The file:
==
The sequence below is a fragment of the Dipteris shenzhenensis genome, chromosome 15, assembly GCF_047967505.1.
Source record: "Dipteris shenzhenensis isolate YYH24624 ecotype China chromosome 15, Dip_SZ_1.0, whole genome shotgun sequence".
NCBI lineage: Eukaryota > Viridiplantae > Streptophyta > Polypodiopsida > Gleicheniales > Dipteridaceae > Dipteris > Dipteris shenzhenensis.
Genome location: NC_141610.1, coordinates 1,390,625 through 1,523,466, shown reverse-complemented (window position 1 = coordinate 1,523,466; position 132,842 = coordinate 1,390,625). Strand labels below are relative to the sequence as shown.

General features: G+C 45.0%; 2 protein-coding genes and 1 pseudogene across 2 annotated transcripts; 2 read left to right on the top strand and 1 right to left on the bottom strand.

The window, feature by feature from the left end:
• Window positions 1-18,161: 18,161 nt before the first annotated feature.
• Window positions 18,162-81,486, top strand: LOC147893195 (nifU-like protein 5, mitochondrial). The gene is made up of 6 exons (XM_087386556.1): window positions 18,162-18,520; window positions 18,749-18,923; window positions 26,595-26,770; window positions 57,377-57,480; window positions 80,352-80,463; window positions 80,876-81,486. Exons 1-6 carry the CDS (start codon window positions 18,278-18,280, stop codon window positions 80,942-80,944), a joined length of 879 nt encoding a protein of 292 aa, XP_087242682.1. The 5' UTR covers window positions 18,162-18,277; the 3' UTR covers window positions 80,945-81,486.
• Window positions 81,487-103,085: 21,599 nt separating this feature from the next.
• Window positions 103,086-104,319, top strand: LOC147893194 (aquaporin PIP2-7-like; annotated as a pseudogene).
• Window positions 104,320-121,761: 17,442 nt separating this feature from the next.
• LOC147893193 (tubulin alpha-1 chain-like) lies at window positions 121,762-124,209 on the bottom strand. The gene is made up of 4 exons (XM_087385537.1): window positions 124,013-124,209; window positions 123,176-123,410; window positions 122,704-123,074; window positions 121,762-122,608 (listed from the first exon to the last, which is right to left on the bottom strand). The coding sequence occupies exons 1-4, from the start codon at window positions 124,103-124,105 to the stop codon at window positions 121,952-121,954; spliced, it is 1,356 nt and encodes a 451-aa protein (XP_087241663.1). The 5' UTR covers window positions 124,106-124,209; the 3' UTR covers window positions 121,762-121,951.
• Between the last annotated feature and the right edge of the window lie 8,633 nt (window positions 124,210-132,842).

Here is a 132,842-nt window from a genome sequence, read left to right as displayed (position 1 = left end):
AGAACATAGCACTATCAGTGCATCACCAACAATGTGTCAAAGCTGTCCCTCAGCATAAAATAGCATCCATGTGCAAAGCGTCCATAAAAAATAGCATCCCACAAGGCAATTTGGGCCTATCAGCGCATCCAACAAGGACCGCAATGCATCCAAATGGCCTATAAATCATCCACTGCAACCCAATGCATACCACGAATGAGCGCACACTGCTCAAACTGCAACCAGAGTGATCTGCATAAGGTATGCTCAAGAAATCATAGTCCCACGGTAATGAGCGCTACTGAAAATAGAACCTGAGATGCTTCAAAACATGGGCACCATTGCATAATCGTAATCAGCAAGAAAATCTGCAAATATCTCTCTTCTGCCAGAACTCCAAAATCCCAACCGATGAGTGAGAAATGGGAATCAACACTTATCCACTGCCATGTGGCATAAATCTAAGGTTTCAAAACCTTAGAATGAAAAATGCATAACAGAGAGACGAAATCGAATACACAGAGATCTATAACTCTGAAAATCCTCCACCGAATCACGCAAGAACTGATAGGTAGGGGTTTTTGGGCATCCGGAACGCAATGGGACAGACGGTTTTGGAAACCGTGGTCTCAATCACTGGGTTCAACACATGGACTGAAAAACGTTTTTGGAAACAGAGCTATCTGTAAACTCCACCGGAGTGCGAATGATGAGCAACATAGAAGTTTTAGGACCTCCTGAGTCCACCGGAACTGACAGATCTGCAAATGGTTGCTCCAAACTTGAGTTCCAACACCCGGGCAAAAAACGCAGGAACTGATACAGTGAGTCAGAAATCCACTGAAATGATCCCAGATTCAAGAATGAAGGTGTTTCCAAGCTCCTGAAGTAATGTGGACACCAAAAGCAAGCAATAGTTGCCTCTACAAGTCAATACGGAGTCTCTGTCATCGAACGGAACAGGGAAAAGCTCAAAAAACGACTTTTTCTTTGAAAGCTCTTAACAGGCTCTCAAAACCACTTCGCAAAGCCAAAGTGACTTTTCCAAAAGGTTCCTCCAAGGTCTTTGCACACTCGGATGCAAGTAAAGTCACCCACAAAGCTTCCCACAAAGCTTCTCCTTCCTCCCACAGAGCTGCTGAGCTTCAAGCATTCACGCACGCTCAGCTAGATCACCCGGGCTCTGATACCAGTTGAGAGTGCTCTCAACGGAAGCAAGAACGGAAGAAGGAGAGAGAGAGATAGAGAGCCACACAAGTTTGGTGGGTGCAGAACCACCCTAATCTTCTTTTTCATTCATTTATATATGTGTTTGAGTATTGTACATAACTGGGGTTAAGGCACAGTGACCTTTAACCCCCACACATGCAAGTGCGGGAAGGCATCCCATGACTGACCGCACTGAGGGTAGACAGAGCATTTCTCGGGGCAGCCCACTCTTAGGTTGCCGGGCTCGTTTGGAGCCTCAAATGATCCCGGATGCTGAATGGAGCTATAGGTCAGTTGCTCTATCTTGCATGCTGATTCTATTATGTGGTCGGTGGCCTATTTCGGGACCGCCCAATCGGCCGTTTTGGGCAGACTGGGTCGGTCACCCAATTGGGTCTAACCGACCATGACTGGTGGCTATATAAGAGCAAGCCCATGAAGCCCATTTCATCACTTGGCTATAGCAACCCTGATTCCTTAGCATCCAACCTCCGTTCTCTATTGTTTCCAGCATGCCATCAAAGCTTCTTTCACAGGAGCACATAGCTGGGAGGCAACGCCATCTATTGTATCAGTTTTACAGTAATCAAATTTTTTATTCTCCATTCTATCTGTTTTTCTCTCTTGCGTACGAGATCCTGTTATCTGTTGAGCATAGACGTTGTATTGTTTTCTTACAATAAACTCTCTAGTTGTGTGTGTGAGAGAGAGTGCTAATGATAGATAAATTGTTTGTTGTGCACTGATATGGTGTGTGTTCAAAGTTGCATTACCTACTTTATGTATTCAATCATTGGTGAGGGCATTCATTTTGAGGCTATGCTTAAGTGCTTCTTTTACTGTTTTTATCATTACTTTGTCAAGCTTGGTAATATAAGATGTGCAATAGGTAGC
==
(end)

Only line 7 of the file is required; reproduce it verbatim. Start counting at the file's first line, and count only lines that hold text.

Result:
• Window positions 1-18,161: 18,161 nt before the first annotated feature.